And the Cheapest Bus Is . . .

Bus ‘XYP’ Uses Cheaper Devices. Users Will Find It Cheaper Than Foundation Fieldbus

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By John Rezabek, Contributing Editor

For some time, we have seen a variety of vendor literature, press releases and white papers extolling the great savings achieved with one technology or another. Buses have been no exception. The gist of one white paper I saw recently about the ever-multiplying, multi-headed hydra of fieldbus “standards” was that “Bus ‘XYP’ uses slightly cheaper devices and allows you to put more devices on each segment; therefore, users will find it cheaper than Foundation fieldbus.

The author based his conclusions on an interpretation of the aging AG-181 Systems Engineering Guide written by Foundation technology end users Ian Verhappen of Syncrude, Herman Storey, of Shell et al., in 2003. AG-181 consists largely of selected excerpts from the specs of early adopters.

Apparently the white paper’s authors didn’t bother to read the Guide, because section 6.4 explicitly says to load your segments according to the criticality of the services and segregate less critical devices from the critical ones.

Some users will put energy-adding loops (e.g., steam to a reboiler) on a different segment than energy-removing loops (e.g., column reflux), so that even during a loss-of-view episode, at least one loop will be under the operator’s control and oversight.

The biggest concern some users have (myself included) is protecting critical loops or devices from inadvertent calamities caused by human activity. Since we don’t yet have a dog to bite anyone who tries to touch certain loops, we worry that some non-critical activity, say adding a device, will have an unforeseen impact on the rest of the segment. The solution is to put the critical devices on segments largely by themselves.

As a result, process industry end users end up with an average segment loading far below the maximum possible under any specific implementation. I have yet to see or hear of any end user’s plant that loaded every segment to the max (16 devices for most DCS vendors) – or even came close. If you’re out there, please drop me a line.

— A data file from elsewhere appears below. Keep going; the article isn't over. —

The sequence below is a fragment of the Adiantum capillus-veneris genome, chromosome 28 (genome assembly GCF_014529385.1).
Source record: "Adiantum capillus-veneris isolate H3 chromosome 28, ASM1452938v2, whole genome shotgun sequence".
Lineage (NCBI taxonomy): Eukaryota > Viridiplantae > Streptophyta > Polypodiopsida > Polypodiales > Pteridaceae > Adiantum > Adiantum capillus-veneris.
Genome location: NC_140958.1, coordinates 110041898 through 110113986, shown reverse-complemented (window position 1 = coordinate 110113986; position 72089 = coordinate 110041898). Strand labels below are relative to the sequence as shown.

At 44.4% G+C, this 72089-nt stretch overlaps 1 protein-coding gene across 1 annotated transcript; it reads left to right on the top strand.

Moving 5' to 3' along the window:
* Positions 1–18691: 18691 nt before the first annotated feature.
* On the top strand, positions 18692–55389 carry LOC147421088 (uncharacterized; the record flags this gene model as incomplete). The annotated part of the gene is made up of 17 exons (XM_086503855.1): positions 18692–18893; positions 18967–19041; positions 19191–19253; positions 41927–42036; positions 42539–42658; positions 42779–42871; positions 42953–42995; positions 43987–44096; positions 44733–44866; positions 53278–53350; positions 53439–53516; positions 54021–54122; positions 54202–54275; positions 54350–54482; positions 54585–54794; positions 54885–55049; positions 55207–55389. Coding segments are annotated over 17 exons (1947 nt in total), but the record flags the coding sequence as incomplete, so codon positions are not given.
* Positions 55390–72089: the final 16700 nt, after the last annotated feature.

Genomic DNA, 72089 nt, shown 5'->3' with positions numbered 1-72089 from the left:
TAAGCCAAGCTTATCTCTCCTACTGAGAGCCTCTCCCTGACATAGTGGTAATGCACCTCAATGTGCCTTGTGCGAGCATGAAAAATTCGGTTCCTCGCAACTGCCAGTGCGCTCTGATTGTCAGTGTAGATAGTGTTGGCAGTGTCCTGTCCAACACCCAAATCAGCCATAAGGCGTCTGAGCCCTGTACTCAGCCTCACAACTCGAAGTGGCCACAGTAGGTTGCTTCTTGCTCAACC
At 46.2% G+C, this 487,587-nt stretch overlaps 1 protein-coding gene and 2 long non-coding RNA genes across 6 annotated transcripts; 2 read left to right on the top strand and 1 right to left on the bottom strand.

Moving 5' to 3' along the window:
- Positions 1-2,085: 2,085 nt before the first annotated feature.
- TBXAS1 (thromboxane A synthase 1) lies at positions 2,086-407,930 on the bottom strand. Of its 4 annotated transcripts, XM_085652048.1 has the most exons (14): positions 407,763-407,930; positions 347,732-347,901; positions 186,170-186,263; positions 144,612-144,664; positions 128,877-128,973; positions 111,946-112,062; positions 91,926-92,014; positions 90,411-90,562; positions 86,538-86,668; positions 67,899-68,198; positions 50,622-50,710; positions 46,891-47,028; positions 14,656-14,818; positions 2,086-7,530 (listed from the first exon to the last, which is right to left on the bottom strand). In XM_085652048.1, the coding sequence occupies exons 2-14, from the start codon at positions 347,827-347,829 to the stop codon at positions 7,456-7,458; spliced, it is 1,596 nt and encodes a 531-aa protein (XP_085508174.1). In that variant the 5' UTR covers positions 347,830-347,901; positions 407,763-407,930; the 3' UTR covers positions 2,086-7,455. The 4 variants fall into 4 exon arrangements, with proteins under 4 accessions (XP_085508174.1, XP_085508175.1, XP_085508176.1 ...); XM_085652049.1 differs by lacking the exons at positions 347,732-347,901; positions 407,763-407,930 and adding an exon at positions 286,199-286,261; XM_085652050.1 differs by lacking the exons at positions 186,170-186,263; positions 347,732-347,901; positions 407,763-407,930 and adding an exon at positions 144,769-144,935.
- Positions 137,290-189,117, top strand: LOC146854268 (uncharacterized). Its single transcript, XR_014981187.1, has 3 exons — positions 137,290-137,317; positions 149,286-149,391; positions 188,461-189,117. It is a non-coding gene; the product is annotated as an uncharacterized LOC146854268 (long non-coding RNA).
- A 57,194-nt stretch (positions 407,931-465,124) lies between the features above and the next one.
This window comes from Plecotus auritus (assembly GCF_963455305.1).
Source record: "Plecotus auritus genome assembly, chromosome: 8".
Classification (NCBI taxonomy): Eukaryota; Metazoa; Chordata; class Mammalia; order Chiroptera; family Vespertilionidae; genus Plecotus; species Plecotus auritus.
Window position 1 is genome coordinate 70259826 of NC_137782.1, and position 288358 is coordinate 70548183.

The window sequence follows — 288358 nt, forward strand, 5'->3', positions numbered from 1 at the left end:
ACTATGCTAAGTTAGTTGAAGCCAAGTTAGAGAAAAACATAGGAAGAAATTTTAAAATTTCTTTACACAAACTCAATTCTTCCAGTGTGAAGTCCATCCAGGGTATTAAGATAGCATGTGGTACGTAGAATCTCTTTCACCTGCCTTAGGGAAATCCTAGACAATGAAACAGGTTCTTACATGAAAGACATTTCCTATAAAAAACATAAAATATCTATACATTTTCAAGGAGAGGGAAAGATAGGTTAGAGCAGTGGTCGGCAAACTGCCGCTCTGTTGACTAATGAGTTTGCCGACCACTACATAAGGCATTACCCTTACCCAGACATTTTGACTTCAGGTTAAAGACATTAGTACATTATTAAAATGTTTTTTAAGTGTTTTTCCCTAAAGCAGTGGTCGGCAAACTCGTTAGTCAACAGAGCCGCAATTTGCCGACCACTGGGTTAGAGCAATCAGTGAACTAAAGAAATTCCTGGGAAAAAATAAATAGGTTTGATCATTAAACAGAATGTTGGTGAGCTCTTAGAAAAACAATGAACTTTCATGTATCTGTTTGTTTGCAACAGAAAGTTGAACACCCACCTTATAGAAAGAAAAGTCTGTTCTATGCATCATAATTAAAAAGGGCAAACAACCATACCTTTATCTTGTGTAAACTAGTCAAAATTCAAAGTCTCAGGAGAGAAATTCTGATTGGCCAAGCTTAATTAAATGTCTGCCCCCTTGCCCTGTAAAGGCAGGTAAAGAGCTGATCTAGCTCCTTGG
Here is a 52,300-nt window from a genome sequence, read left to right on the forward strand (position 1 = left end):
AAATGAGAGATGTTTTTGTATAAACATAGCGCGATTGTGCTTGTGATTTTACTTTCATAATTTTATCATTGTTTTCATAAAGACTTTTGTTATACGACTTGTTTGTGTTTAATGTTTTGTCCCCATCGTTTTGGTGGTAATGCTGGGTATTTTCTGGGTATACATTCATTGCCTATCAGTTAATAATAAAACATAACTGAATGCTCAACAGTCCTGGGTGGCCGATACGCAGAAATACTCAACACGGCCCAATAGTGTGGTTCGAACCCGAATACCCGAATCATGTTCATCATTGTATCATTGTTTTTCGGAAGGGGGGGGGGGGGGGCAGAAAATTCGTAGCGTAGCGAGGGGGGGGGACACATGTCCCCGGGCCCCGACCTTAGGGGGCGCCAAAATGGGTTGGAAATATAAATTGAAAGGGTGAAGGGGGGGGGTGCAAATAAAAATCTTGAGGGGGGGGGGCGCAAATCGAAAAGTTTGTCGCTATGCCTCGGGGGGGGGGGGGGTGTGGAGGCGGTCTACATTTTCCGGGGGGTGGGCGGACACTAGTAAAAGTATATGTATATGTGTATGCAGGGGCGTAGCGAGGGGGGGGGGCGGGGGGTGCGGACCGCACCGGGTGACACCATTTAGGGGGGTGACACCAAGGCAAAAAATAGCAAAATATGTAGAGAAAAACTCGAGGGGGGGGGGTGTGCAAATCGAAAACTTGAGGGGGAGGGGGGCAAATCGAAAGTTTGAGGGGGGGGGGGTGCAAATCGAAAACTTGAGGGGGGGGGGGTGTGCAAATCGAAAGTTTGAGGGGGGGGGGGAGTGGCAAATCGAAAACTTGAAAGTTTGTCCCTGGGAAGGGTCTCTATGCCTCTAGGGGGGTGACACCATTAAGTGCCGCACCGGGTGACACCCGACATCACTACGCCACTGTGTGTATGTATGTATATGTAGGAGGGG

Dick Caro and I are competing for who can say it more succinctly, but I think we agree on this advice for end users trying to choose a bus: “Use what your systems manufacturer is good at.” If your favorite system is weighted toward Profibus, you may find that Foundation technology is not the optimum choice. If your favorite host has a primitive or very limited implementation of Foundation fieldbus, maybe you should just install HART or its proprietary protocol.

Even if you are putting a PLC on your process plant, you’ll benefit from loading your segments judiciously; that is, don’t “max out” every segment or even push the limit on most. In the end, the average devices-per-segment is driven by the process on which it’s being applied. Processes with a significant number of critical services will end up averaging fewer devices per segment than tamer ones.

The point is that thinking “cheapness” is a leading priority for end users in the process industries is misguided. Did Honeywell become the dominant supplier of DCSs in the 1980s and 90s by being the cheapest? Even when we end users are forced to bid out instruments and controls on a project, we hope to limit the bids  to suppliers who comprehend the priorities of our business. If you’ve spent any time serving the process industries, you know that the pennies we might save on a device or a bus technology is dwarfed by the millions we lose when the plant goes down. Unlike an assembly line, stopping abruptly and restarting carries extraordinary costs and dangers and is ripe with opportunities for additional hazards and risk.

Those who aren’t employed in a process plant can fall victim to distorted views of our priorities, no matter which bus is their favorite. While input from fellow end users in your industry can be myopic or biased, it’s probably the most credible and meaningful commentary for those pondering a technology change.

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